Unjust enrichment occurs when one person receives benefits at the expense of another. If a person or party does not pay or compensate another person for the benefits they received, they are said to be “unjustly enriched”.
Unjust enrichment is considered to be unfair. Many laws require parties who have been unjustly enriched to pay restitution to the party that provided the benefit. If a party has been unjustly enriched, the party that provided the benefits may file a civil suit in order to receive a restitution award.
Unjust enrichment commonly occurs in situations involving a breach of contract. It commonly occurs when one party begins providing goods or services with the expectation of being paid, only to discover later on that the other party refuses to pay for the goods.
For example, suppose that a property owner hires a contract to install windows in their home. Next, suppose that the contract was terminated prematurely due to a breach, and only half of the windows were installed. Then suppose that the property owner refuses to pay for the work that was partially completed.
This could be considered unjust enrichment- the property owner was “unjustly enriched” because they received benefits from the contractor, i.e., half of the windows. In this example, the court would probably require the property owner to provide the contractor with payment for the amount work that was completed.
Unjust enrichment can therefore occur in a wide variety of circumstances. Anytime one party stands to gain unfairly from another party, it may lead to an unjust enrichment claim.
Each state may have different definitions of unjust enrichment according to their particular set of laws. In general, a court will consider the following questions when proving unjust enrichment:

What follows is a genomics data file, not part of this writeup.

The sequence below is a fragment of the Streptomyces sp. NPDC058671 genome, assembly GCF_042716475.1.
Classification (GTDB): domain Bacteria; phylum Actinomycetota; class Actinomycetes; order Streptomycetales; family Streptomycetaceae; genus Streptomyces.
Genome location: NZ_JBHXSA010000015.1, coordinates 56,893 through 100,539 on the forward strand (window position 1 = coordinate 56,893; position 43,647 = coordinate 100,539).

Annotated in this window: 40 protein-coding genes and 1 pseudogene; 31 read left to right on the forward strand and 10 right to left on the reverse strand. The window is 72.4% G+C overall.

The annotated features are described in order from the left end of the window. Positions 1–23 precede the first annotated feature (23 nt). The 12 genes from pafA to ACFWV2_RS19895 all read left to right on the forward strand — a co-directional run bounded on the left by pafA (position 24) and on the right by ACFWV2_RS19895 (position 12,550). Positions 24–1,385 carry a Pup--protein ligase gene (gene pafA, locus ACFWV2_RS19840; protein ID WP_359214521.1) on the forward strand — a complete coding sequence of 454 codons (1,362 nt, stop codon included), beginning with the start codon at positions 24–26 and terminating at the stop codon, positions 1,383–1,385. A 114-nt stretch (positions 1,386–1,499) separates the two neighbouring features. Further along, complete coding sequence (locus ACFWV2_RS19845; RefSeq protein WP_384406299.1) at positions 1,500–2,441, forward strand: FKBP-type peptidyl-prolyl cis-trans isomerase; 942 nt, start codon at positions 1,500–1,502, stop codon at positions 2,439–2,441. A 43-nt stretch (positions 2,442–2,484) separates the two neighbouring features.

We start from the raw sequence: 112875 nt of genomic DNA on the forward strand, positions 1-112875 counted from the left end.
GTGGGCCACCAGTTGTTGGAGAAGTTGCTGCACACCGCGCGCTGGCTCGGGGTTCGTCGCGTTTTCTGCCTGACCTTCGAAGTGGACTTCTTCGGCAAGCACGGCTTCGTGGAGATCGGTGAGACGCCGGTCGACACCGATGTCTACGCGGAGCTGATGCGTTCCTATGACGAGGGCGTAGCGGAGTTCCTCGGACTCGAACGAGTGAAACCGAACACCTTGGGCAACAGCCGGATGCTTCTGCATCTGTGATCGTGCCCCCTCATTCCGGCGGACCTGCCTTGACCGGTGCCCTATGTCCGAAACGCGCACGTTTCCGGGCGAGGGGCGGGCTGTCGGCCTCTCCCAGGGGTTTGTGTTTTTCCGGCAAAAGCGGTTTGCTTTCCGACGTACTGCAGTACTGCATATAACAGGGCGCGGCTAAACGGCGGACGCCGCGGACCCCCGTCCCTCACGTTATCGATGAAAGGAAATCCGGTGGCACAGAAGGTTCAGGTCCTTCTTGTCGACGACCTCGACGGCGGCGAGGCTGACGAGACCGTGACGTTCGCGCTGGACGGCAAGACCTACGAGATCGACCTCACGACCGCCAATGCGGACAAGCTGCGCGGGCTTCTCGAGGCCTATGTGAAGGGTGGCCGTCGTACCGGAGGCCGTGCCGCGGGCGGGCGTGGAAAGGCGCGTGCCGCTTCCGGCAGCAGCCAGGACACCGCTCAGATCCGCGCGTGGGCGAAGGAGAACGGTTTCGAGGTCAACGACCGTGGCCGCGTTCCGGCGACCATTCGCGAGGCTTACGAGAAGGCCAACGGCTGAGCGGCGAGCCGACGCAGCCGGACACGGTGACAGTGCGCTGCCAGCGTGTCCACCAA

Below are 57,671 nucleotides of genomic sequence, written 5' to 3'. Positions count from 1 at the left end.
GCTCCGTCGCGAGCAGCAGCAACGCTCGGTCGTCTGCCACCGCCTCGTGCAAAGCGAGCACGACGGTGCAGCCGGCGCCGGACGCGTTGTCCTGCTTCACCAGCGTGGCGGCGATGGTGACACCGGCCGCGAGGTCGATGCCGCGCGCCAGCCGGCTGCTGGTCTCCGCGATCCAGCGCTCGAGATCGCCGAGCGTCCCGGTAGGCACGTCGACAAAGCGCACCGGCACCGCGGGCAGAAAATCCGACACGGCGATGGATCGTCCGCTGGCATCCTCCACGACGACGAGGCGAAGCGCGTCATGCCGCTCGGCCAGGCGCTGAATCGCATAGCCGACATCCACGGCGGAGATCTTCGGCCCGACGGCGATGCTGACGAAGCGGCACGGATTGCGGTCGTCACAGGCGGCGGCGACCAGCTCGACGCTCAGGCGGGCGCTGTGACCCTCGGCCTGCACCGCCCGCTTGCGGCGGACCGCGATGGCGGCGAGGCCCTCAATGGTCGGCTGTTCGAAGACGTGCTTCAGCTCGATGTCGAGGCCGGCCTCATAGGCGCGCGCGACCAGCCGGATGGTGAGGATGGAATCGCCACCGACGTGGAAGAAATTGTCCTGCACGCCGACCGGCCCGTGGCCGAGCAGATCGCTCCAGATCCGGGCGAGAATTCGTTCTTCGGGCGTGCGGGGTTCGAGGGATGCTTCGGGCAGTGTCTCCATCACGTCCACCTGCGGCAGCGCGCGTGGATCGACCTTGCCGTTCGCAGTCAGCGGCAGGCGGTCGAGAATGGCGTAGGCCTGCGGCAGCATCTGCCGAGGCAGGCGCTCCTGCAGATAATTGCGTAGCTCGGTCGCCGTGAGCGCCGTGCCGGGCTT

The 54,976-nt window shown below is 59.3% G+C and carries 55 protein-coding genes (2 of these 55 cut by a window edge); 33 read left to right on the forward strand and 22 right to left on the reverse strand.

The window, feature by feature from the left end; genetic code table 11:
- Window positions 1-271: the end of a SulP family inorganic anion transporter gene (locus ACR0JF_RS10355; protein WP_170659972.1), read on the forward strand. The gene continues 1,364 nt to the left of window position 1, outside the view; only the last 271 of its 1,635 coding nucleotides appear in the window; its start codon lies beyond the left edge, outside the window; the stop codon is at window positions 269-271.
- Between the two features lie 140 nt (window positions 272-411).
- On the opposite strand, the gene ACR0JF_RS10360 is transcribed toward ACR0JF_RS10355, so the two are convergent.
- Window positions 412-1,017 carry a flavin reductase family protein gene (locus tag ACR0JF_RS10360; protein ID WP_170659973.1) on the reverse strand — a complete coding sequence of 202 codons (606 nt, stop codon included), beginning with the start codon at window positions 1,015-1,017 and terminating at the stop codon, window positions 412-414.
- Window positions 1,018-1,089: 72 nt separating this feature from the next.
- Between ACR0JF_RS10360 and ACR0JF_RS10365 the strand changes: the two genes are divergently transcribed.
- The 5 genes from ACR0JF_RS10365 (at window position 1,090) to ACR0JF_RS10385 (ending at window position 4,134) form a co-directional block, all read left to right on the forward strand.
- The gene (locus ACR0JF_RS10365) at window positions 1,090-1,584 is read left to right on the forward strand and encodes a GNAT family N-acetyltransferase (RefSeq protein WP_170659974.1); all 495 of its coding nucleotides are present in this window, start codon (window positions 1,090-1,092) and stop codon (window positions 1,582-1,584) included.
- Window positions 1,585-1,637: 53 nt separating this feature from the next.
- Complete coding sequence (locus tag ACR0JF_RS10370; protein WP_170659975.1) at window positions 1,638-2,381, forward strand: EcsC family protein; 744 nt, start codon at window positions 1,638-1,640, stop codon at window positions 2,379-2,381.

In particular, the court will focus on the question of whether the enrichment was unfair or unjust. In most cases, if the defendant benefited at the expense of the plaintiff, it is likely that the enrichment was unjust. On the other hand, if the plaintiff also received a benefit in exchange, then the enrichment might not be considered unjust.
Finally, some jurisdictions require that the defendant be aware that they are receiving an unjust enrichment; that is, they must be aware that they are receiving a benefit without having to pay for it.
A main characteristic of unjust enrichment is that only one party is receiving benefits at the expense of the other. With regards to charity, it is true that the party receiving the charity is receiving benefits from the donating party. However, in most cases, persons who contribute to a charity are also receiving benefits in return, such as tax deductions or write-offs.
Also, with a charitable donation, the party making the contributions is fully aware that they are contributing their funds without necessarily receiving goods or services in return. In other words, they have consented to the particular donation arrangement.
On the other hand, unjust enrichment usually occurs precisely because one party has stepped outside the boundaries that they have consented to in a contract.
Proving unjust enrichment in court can be a fairly difficult task. Unjust enrichment claims can often involve many unique factors and circumstances, and so courts usually handle them on a case-by-case basis. Thus, you may wish to hire a lawyer for legal assistance if you are involved in an unjust enrichment claim. Your lawyer can help represent you in court and can provide advice according to the specific laws in your area.
Last Modified: 06-14-2012 09:38 AM PDTLaw Library Disclaimer
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